Why does Wheeler call Smiley the "curiousest man" and what evidence does he give to support this?
Readers should look to the fourth paragraph in order to find evidence to answer this question. The paragraph is somewhat lengthy with examples, but the main gist of why Smiley is the "curiosest man" is because Smiley is a compulsive gambler. He's got an addiction. The narrator doesn't mean that Smiley is a guy that wonders about stuff. In this case, curious is being used as a synonym for "odd." Smiley is odd because he bets on anything and everything. What's also strange is that Smiley will take the other side of a bet just to have a bet with/against someone. Then, strangest of all, Smiley somehow manages to win far more bets than he loses. Smiley bets on which bird will leave a fence first, which dog will win in a fight, and how long it will take a bug to get to its destination.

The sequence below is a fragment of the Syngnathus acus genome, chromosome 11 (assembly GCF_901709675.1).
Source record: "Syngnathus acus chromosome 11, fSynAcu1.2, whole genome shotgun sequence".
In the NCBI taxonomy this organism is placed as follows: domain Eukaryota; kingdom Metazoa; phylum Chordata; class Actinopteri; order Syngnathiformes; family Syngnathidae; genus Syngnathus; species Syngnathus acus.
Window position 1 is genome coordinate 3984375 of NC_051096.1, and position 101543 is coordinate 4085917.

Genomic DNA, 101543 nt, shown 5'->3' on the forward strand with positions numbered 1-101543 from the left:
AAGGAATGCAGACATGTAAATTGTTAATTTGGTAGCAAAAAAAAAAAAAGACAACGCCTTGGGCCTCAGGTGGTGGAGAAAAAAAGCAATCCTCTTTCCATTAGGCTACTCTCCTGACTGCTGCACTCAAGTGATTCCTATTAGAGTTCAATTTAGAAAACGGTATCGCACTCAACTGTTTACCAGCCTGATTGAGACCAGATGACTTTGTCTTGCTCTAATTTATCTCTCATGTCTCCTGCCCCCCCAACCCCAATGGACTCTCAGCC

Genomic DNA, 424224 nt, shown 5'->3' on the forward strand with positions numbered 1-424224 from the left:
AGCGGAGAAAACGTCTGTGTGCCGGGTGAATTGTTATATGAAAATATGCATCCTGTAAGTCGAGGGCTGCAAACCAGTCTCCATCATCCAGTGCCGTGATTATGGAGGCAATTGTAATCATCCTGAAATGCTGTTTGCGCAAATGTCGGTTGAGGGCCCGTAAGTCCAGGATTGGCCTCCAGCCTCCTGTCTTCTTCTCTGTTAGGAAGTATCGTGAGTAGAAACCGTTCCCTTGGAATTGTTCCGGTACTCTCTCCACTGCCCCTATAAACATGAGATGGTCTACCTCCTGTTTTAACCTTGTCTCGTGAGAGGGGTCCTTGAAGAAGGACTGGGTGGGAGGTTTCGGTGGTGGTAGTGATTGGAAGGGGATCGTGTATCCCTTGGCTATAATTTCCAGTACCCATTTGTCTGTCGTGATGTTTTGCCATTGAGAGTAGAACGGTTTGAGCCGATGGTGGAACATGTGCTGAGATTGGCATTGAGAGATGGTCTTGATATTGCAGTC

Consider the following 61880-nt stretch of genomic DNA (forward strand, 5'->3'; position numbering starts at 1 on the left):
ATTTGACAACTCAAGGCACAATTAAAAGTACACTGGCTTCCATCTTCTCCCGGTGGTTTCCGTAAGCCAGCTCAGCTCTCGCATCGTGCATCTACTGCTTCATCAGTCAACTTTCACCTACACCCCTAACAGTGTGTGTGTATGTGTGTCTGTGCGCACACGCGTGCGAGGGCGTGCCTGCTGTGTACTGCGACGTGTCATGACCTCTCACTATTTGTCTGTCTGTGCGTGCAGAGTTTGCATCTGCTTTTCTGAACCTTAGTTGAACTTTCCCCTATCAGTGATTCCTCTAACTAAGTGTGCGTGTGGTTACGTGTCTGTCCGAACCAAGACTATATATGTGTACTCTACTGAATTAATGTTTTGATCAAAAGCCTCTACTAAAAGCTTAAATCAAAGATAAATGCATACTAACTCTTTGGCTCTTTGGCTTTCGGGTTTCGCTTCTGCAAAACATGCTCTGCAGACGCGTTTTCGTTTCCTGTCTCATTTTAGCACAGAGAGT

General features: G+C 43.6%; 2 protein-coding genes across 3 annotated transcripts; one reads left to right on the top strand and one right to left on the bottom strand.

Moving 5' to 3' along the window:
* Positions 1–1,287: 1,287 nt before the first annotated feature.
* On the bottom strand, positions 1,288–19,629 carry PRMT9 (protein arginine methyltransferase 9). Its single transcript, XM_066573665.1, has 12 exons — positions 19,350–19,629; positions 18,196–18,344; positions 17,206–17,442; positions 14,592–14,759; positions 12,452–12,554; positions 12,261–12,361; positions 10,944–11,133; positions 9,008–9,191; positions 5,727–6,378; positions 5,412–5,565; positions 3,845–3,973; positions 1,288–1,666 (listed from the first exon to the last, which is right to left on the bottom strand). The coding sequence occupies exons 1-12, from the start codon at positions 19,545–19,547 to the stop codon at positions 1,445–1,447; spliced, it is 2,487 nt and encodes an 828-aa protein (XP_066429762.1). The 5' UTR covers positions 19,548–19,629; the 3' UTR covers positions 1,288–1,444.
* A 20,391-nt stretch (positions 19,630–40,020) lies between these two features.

If there was a horse-race, you'd find him flush, or you'd find him busted at the end of it; if there was a dog-fight, he'd bet on it; if there was a cat-fight, he'd bet on it; if there was a chicken-fight, he'd bet on it; why, if there was two birds setting on a fence, he would bet you which one would fly first; or if there was a camp-meeting, he would be there reg'lar, to bet on Parson Walker, which he judged to be the best exhorter about here, and so he was, too, and a good man. If he even seen a straddle-bug start to go anywheres, he would bet you how long it would take him to get wherever he was going to, and if you took him up, he would foller that straddle-bug to Mexico but what he would find out where he was bound for and how long he was on the road.
The exact quote from the story is:
he was the curiousest man about always betting on anything that turned up you ever see, if he could get anybody to bet on the other side; and if he couldn't he'd change sides. Any way that suited the other man would suit him any way just so's he got a bet, he was satisfied. But still he was lucky, uncommon lucky; he most always come out winner.